Hard to believe, but ‘The Game’ has taken a back seat to the Big Ten’s expansion this week, which is disappointing considering that rivalry games are the backbone of college football.
Few rivalries can match the significance of the annual battle between Ohio State and Michigan.
From the "Ten-Year War" between Woody Hayes and Bo Schembechler to Jim Tressel owning Michigan over the last decade, the clash between the Buckeyes and Wolverines is as intense as any in the game.
It is no secret that Ohio State and Michigan coaches are measured by their ability to win this game. Besides God, family and a job, nothing else really matters in Ohio and Michigan. The outcome affects the morale of the fans throughout the long offseason.
The 109th version this week is arguably the most important in the series since 1969.
In 1968, Ohio State clobbered Michigan 50-14 and went on to win the national championship by beating USC 27-16 in the Rose Bowl.
Even though the Wolverines lost the game, they may have won the fight. After the game, head coach Bump Elliott resigned, and Schembechler was hired to replace him.
Few knew Woody better than Bo. He played for him and coached with him. He was the perfect man to restore the glory in Ann Arbor. Surprisingly, it took just one year.
The No. 1-ranked Buckeyes entered the 1969 game riding a 22-game win streak poised to win a second consecutive national title.
Despite being a heavy underdog, the Wolverines refused to yield, pulling off one of the greatest upsets in college football history by soundly beating the Buckeyes 24-12.
With that win, Schembechler immediately ignited the heated rivalry. Hayes was 12-6 against the Wolverines before the 1969 game and 4-5-1 after it.
Schembechler finished his career with an 11-9-1 record against the Ohio State, and those 21 years have really been the only time when the series was evenly matched.
Similar to 1969, this year’s game has the opportunity to reshape the rivalry and bring back the competitive balance. Like Woody and Bo, both teams appear to have the right men at the helm to make it happen.
Brady Hoke achieved success a little faster than expected last season, guiding the Wolverines to an 11-2 record and winning its first BCS bowl game since a 2000 Orange Bowl win over Alabama.
Urban Meyer’s impact on the Buckeyes program has been nothing short of phenomenal. He has a moderately flawed team in position for an undefeated season, which probably says more about the Big Ten than it does about the Buckeyes.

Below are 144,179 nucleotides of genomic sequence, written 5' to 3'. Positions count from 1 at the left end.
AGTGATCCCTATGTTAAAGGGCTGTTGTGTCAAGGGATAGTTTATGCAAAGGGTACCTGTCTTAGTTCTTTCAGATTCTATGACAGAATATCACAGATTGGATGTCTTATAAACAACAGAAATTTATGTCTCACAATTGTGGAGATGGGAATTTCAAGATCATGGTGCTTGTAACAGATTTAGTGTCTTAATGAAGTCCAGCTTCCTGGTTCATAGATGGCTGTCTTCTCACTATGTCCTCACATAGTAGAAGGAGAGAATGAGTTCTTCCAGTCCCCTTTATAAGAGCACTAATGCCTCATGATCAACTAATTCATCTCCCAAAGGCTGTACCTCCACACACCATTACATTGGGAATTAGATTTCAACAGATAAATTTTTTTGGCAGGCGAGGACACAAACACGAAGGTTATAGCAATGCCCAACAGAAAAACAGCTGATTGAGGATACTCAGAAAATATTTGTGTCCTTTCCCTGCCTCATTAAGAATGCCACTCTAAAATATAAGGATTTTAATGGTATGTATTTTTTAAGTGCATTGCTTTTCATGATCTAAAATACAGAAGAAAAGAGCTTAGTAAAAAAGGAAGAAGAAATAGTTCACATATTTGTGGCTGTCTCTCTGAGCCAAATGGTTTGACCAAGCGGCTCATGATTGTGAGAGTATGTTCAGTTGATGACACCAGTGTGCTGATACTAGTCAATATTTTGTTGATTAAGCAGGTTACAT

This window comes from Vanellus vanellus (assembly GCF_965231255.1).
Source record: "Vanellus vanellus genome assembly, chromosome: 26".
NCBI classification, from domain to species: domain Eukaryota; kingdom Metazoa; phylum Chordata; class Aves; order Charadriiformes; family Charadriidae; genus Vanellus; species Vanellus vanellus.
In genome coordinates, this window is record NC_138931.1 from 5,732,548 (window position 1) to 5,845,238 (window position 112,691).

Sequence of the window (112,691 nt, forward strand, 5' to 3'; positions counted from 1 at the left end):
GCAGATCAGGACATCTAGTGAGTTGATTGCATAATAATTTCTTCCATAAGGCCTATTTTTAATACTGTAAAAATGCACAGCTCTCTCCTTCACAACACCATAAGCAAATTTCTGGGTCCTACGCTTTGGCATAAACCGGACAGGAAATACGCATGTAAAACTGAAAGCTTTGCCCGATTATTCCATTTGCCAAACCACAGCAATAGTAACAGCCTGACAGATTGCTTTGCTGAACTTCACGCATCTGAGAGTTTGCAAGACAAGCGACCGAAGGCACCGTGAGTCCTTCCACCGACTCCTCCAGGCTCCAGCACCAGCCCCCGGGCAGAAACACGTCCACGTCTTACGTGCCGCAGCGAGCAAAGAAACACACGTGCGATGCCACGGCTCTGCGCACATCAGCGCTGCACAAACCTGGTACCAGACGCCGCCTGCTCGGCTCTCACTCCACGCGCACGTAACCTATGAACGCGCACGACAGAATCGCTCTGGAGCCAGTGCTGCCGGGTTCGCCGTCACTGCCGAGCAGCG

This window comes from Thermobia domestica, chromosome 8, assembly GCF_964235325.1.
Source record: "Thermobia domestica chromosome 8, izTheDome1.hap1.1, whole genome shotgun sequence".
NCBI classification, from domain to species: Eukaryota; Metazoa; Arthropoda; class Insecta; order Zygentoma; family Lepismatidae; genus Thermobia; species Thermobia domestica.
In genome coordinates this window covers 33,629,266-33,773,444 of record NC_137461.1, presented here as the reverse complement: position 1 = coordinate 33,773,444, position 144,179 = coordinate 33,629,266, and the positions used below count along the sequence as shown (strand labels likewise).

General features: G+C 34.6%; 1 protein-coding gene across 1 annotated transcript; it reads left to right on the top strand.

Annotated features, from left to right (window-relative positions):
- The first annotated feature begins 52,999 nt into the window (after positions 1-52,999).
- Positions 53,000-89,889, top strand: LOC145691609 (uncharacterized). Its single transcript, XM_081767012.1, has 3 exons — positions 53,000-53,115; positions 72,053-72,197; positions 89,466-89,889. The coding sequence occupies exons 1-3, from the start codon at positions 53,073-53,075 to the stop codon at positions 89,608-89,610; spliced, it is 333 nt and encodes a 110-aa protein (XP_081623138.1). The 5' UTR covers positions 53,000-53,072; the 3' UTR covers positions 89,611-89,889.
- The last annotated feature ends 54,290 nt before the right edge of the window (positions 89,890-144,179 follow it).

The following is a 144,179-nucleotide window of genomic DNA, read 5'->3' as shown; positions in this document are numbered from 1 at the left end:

When he finally has all of the pieces in place, there is little doubt that he will achieve the same success that he had at Florida.
If Hoke and Meyer can produce their own modern "Ten-Year War," the football health of the conference will dramatically improve, too, and that might be more significant in the long run.
While revenues for the conference are exploding, the level of play on the football field has been regressing. The Big Ten really needs a resurgence to go along with its financial success.
This process begins with Ohio State and Michigan becoming part of the elite once again.
When the Buckeyes and Wolverines are both great, the rest of the teams will have to dramatically improve to compete for the conference championship.
Think of it this way: The Buckeyes were lousy last year, and they still managed to beat Wisconsin. They also had Nebraska on the ropes until Braxton Miller went down with an injury, lost to Michigan State by three and Michigan by six.
Who wins this year's game
Ohio State is definitely improved this year, but the weaknesses are there to exploit. Despite their shortcomings, the Buckeyes still won the Leaders Division. With a win over Michigan, they will have swept the top two teams from the Legends Division.
This might be good for the Scarlet and Gray faithful, but it reflects the pathetic state of Big Ten football. It is time for every team to get better.
One game will not bring the conference back from the depths of mediocrity, but it can lay the foundation.
"The Game" captures the national attention like Alabama and LSU. When the level of play equals that game, the Big Ten will be back.
The 1990s were great for the Wolverines, and the Buckeyes thrived in the 2000s, but deep down both sides realize that winning is much more gratifying when the teams are similar in level of competition.
Meyer understands the importance of this game. All the wins will be meaningless and the season will be a failure if he cannot finish with a win against the dreaded “Team up North.”
That is what makes rivalries special.